Jul 20, 2010 at 4:51 PM | Unregistered CommenterHankHenry

Strong, pertinent column at The Atlantic by Clive Crook: "Climategate and the Big Green Lie"

""The climate-science establishment ... seems entirely incapable of understanding, let alone repairing, the harm it has done to its own cause."

Crook is careful to note he's not a skeptic. Interesting reading. It's striking how much criticism of the UEA "audits" we're seeing in the MSM.

Cheers -- Pete Tillman

Jul 20, 2010 at 4:52 PM | Unregistered CommenterPeter D. Tillman

Pascvaks does us all a great favour by drawing our attention to Russian work. In particular I found these remarks most helpful.

'Basically, none of the assertions made in the Kyoto Protocol and the "scientific" theory on which the Kyoto Protocol is based been borne out by actual data. We are not seeing any high frequency of emergency situations or events. There has been no increase in the number of floods. Just as there has been no increase in the number of droughts. We can see that the speed of the wind in the hails in some areas is decreasing contrary to the statements made by the people who support the Kyoto Protocol. We are not witnessing a higher incidence of contagious diseases, and if there is a rise, it has nothing to do with climate change.

If there is an insignificant increase in the temperature it is not due to anthropogenic factors but to the natural factors related to the planet itself and solar activity. There is no evidence confirming a positive linkage between the level of carbon dioxide and temperature changes. If there is such a linkage, it is a reverse nature. In other words, it is not carbon dioxide that influences the temperature on Earth, but it just the reverse: temperature fluctuations are caused by solar activity influence the concentration of carbon dioxide.

The statistical data underpinning these documents and issued in millions of copies are often considerably distorted if not falsified. The most vivid example of that is the so-called "ice hockey stick", or the curve of temperature changes on the planet over the past 1000 years. It is alleged that there were insignificant temperature fluctuations for 900 years but there was a sharp rise in temperature in the 20th century.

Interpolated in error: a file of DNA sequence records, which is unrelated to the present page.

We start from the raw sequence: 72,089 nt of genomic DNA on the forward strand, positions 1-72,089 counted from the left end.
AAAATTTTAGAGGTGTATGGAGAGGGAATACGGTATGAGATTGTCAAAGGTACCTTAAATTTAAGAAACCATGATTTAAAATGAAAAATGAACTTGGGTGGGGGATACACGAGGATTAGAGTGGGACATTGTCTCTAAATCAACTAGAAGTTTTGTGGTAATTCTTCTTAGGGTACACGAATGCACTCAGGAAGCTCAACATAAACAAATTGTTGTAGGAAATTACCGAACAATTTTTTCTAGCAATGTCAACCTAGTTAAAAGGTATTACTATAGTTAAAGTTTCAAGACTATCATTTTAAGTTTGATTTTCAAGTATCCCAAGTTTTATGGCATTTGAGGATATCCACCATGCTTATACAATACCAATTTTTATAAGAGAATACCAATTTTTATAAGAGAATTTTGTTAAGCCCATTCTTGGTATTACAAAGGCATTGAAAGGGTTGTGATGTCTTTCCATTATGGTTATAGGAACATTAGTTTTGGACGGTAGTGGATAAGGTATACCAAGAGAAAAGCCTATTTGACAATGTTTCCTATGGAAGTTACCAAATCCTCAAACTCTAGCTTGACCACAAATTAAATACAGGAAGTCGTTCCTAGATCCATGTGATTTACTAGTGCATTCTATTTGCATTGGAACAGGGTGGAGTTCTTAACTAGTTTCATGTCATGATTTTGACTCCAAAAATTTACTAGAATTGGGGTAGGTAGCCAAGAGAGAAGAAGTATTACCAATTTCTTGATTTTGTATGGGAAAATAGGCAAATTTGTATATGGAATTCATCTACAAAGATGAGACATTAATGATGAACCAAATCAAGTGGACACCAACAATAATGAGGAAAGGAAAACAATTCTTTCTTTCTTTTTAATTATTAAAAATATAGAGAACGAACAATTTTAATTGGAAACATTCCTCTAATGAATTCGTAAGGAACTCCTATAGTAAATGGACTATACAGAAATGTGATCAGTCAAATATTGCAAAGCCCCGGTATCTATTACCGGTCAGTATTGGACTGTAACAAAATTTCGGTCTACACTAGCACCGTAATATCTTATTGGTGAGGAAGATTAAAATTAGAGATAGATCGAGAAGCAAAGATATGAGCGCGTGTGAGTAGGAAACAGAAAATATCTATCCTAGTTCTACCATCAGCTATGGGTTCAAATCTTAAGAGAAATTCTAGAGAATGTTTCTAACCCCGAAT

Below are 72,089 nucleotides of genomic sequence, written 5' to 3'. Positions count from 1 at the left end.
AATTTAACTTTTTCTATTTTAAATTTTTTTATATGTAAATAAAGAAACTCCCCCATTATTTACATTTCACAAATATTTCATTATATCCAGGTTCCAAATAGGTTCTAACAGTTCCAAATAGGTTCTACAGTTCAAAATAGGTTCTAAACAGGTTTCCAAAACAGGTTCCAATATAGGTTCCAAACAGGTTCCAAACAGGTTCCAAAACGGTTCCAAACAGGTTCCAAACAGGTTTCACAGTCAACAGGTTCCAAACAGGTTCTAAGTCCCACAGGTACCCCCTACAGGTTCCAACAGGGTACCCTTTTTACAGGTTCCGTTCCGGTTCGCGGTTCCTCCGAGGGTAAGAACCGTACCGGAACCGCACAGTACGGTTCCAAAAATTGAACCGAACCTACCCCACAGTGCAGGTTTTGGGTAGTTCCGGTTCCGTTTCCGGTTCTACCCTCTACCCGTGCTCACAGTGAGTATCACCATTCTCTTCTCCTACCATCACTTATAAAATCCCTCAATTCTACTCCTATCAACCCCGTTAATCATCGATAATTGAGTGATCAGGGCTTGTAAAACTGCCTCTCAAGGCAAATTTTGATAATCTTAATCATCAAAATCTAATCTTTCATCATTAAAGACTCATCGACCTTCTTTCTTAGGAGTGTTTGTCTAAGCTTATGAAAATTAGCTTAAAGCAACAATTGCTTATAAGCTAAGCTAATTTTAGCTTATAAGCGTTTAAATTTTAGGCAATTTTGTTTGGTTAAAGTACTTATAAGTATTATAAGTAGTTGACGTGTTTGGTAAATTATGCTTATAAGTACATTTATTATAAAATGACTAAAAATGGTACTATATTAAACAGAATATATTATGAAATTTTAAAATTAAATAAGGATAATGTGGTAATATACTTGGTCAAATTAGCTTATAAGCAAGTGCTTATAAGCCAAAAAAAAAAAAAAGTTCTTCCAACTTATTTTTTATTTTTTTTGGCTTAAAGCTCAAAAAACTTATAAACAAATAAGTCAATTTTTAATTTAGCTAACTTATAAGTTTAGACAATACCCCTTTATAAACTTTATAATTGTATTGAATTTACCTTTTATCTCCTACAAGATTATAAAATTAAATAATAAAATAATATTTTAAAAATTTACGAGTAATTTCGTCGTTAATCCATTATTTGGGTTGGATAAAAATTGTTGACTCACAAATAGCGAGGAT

A number of scientific works published lately show that in order to produce this "ice hockey stick", nine intentional or unintentional, I don't really know, mistakes were made that led to distortions in initial data and final results. Using the words of famous poet Vladimir Vysotsky, everything is not the way it should be'

Andrei Ilarionov (2004)


I think we can safely assume that he, and other Russian scientists, are not fully paid up members of the Hockey Team, nor of the consensus.

Jul 20, 2010 at 5:22 PM | Unregistered CommenterLatimer Alder

"He strongly defends the idea of stepping into the public realm and behaving, not just as a scientist,...": how nice it would be if any of the buggers, just once, behaved like a scientists.

Jul 20, 2010 at 6:08 PM | Unregistered Commenterdearieme

"It's striking how much criticism of the UEA "audits" we're seeing in the MSM." Journalists are probably better at recognising bent enquiries than bogus science.

Jul 20, 2010 at 6:09 PM | Unregistered Commenterdearieme

However big the error bars were, Mann's public statement that 'There was no Medieval Warm Period' removed nuance for the 99.99% who did not read the journal paper.

Jul 20, 2010 at 6:41 PM | Unregistered CommenterHarry Eagar

Agreed. If you have a good sausage, you don't need to spend as much time trying to sell the sizzle. The test is whether climate 'science' can generate predictions that are falsifiable: increasing water vapour with temperature? a 'hotspot' in the tropics? It hasn't done too well against this kind of tests, and relies too much on rhetorical devices like 'consistent with' — which commits the fallacy of bringing evidence to the theory. And that is before they get to the political defence of the science.
The biggest problem would appear to be the modest OBSERVED warming with past increases in GHGs from pre-industrial levels, while we are required to believe models telling us that (despite the declining effect of carbon dioxide) future increases will have a much greater effect. Well, let's see the evidence for rising water vapour levels before we accept that.